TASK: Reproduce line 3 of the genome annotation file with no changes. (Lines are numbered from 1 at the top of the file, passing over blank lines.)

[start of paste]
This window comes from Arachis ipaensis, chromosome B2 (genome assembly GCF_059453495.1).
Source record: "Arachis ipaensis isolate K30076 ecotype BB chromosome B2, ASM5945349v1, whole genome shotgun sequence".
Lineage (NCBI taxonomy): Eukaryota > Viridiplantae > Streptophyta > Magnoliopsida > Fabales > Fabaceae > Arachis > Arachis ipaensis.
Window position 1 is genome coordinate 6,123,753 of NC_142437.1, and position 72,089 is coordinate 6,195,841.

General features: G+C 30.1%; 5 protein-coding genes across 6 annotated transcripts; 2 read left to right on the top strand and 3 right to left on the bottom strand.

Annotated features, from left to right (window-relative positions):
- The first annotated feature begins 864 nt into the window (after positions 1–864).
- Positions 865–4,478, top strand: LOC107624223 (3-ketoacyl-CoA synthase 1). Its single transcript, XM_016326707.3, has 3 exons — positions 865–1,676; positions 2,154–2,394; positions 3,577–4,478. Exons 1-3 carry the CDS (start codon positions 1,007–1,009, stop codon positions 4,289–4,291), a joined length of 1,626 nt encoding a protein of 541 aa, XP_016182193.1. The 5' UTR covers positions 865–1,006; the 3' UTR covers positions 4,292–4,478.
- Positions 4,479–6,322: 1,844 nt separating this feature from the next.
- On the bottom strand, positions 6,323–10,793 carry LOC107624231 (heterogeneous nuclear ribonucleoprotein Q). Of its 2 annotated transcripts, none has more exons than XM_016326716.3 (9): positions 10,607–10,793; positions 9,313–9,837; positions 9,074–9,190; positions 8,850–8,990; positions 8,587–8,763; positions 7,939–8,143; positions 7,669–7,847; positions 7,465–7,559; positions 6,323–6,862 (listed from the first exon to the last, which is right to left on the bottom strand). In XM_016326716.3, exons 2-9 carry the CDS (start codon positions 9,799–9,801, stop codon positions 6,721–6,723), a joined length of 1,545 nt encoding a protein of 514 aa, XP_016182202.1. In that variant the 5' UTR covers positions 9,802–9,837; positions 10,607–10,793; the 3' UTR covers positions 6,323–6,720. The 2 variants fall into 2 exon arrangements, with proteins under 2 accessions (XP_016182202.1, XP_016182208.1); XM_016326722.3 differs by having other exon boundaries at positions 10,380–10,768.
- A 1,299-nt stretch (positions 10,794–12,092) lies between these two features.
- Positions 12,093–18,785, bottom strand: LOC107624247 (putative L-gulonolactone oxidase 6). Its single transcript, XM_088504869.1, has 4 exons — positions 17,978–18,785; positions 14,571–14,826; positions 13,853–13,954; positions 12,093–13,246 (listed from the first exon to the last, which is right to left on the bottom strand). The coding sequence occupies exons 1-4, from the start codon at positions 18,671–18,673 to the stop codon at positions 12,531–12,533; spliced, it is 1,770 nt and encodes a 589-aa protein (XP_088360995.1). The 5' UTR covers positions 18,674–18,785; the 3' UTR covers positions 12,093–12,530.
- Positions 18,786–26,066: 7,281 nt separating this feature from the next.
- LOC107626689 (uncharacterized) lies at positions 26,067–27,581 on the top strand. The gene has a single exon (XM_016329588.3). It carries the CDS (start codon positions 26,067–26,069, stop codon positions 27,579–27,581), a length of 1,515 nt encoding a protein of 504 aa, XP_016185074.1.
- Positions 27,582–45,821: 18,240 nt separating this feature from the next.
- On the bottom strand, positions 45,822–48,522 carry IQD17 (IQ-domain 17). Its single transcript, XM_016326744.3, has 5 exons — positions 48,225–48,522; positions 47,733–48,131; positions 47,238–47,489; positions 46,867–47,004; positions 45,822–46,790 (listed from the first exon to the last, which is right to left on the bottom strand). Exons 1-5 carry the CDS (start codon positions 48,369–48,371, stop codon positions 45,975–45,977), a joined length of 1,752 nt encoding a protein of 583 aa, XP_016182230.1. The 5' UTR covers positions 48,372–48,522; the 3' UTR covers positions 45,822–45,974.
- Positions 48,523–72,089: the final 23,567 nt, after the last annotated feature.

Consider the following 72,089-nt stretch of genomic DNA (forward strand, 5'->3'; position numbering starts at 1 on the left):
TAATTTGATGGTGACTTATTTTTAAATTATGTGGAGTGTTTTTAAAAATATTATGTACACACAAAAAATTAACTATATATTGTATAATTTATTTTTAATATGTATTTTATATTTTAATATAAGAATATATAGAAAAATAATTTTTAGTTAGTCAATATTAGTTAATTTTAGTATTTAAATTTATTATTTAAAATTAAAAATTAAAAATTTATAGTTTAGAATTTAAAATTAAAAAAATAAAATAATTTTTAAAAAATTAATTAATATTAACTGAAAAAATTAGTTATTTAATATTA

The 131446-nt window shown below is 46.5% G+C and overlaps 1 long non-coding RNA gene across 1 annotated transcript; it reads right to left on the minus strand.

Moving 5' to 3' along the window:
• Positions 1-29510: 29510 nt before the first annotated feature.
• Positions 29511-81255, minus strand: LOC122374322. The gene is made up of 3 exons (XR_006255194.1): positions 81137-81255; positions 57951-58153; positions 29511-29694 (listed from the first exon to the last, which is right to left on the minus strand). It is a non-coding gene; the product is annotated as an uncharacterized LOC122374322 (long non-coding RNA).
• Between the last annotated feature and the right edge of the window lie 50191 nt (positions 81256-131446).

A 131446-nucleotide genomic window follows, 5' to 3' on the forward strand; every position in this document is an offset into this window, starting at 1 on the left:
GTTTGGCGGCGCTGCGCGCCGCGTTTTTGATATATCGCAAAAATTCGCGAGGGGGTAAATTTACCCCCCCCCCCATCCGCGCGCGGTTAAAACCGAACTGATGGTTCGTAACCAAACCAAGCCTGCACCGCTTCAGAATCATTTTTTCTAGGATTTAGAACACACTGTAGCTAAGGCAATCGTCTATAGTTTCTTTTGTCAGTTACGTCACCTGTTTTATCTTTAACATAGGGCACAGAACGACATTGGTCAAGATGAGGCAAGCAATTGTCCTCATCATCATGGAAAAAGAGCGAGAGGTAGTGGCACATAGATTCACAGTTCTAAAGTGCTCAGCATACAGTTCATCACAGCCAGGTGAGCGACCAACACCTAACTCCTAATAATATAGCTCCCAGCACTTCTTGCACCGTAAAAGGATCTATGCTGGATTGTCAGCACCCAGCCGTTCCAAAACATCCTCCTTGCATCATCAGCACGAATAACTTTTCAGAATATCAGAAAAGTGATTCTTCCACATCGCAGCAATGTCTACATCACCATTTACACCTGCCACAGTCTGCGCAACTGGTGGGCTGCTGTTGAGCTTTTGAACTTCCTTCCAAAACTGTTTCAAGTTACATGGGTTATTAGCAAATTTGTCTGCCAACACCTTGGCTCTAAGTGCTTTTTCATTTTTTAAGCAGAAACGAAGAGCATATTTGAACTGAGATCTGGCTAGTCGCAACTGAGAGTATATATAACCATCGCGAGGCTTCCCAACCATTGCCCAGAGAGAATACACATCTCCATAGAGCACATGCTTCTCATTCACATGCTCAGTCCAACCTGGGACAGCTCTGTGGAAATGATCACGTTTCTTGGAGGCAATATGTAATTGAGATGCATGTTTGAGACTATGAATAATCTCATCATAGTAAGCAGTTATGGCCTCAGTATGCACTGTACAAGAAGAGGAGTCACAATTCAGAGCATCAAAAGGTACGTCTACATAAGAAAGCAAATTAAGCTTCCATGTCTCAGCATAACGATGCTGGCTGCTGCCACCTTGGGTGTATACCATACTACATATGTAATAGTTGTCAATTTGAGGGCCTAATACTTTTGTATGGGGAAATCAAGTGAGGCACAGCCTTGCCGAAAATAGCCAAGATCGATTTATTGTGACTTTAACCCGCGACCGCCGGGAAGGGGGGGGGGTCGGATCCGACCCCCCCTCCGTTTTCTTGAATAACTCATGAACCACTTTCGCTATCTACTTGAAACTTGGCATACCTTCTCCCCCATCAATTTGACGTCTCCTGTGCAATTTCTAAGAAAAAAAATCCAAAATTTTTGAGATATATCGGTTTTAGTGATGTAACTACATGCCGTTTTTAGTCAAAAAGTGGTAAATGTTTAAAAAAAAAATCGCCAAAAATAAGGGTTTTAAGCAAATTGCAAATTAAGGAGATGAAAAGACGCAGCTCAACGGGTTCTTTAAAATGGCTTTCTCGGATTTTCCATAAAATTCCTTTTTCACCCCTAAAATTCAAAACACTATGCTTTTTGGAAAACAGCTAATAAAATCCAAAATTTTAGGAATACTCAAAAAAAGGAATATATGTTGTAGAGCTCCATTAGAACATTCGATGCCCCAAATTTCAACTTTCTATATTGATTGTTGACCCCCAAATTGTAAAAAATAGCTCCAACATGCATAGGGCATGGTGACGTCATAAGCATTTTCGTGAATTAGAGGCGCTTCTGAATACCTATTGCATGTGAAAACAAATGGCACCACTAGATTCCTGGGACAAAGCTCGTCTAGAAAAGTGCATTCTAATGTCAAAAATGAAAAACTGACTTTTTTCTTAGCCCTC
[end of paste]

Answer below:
Lineage (NCBI taxonomy): Eukaryota > Viridiplantae > Streptophyta > Magnoliopsida > Fabales > Fabaceae > Arachis > Arachis ipaensis.